Traffic from search engines remains crucial to most ecommerce merchants, in spite of the prominence of social media networks. But focusing too much on search engine optimization, to the detriment of shoppers, can actually harm a merchant's business. Balancing SEO with usability was the topic when we recently spoke with Hamlet Batista. He is a pioneering SEO innovator and the founder of Hamlet Batista Group, an SEO consultancy.
Practical eCommerce: How can search-engine-optimization tactics adversely affect usability?
Hamlet Batista: "The biggest issue for SEO and usability is you can make changes that are visible to your users and changes that are invisible. And the challenge comes when you make the changes that are visible to users. Examples of changes that are invisible are optimizing the page speed of the site, modifying the title tag or the meta descriptions — although those are visible in the search results.
"But when users click on a page, they don’t pay attention to the title of the page, or the meta descriptions on the source code. So when we are talking about usability issues, it’s when you’re making changes to the visible content area of the page. Navigation is one of the biggest issues that can affect both SEO and usability, such as faster navigation and sorting functionality in the categories of a product. When you make SEO changes there, that’s where you can potentially create issues for users."
PEC: So it’s tempting to make changes in the navigation that could potentially help SEO, but you’re affecting the ability of users to get around in the site, in that example.
Batista: "Exactly. Because when you are talking about SEO, essentially you’re trying to modify the website for the search bots, so that the bot can efficiently find all the pages on the site. Sometimes people optimize pages using the keywords exactly the way they are in the keyword tools. But sometimes those keywords don’t read sensibly. So then you'd have navigation, you have a breadcrumb, that doesn’t really make a lot of sense. It makes you look like you didn't do a good job in terms of writing your content."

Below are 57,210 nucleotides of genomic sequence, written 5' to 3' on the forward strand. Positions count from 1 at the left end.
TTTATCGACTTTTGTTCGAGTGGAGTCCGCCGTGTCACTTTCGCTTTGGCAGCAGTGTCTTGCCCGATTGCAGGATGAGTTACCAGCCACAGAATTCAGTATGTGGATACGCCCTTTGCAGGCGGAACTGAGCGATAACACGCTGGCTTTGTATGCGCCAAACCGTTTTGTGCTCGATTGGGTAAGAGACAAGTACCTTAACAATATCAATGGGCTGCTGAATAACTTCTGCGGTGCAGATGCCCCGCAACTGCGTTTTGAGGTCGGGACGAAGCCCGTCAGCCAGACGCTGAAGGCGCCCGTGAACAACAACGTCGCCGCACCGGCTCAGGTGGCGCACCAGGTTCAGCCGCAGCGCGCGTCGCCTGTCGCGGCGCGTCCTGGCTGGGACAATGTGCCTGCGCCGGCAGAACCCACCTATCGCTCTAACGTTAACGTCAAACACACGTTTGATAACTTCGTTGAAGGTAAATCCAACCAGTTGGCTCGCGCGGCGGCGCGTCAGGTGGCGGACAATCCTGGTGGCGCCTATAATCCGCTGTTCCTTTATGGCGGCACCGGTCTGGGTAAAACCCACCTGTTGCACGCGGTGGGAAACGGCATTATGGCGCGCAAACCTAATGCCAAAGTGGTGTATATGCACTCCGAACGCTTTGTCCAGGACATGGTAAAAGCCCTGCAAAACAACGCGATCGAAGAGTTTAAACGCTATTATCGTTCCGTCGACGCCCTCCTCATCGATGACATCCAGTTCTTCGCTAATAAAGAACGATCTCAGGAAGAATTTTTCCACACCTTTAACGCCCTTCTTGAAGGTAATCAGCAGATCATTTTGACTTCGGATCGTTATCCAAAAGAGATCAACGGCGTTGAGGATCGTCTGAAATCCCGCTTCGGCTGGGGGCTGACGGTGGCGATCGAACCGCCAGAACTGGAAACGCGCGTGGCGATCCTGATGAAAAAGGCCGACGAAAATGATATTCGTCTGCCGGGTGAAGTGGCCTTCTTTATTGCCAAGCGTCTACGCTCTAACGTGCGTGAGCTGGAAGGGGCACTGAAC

PEC: So in that example, a merchant can go to a keyword tool, such as Google's AdWords Keyword Tool, to look at keywords that potential customers actually search on. The merchant then renames a product or a navigation element to exactly match that keyword or keyword terms. But, in the context of the site it doesn’t really make a lot of sense for their potential customers. Is that it?
Batista: "Yes. The key principle is to first make sure the site, the content, the layout, and the instruction and navigation makes sense for the users because — as I tell my clients — the Google bot is not going to buy from you. It is not going to purchase your products. It is important that the bots can find all the content of the pages and that the pages make sense. But you are not optimizing the site for the search engine bots to make a purchase. You have to optimize it for the user.
"Once it is great for the user, then you first try to make SEO changes that are invisible to the user. Start optimizing inside the page and start making sure you are using the proper headings and emphasizing the right keywords and proper meta description so that it shows well in the search results, using great page titles and keywords that are popular and that people are actually going to be looking for. But also make sure that those keywords, when they are read in the context, make sense.
"For example, I have a client in the clothing industry. When I first saw the site, I had what I call a 'face palm' moment. I’m doing the initial audit on the site and I go to the product page. I’m looking at the breadcrumb navigation and there are just random keywords — like 'cheap dresses' and 'cheap prom dresses'.
"But the users of breadcrumb navigation, of course, have a specific purpose. Users expect breadcrumbs to help them navigate on the site. They land on the product page and they want to go back to a category and see if they are interested in a different product. His breadcrumbs didn’t work like that. He was just putting in different keywords because he wanted those pages to optimize for those keywords. But he was forgetting what the breadcrumb users were using the navigation for. So that is one example."
PEC: Could that example actually hurt a merchant from an SEO standpoint?
Batista: "Yes. In fact, that is why he hired my firm. He said that this used to work for his site. For years he was doing this — before the Google Panda algorithm update. When Panda came, everything changed. I think he lost about 40 to 60 percent of his traffic. Before Panda you could get away with stuff like this, even though it can potentially affect users. But now, post Panda, Google is looking at whether users are happy or if they are getting confused and try to go back to the search results and finding another website. They have different ways to measure that. The bottom line is, for this clothing client, it almost tanked his website. He lost a huge portion of the traffic.
"He was really overzealous in terms of overdoing a lot of the SEO stuff. There are smarter ways to achieve the same goals. And one of the problems I see with merchants who try to teach themselves SEO is that there is so much information about SEO. You see a new 'flavor of the month' tactic and you want to try to have that on your site. That is not really good. You want to be really careful with what you do and you want to be more selective in the SEO stuff you put on your website and try to make sure that, first, it makes sense to the user."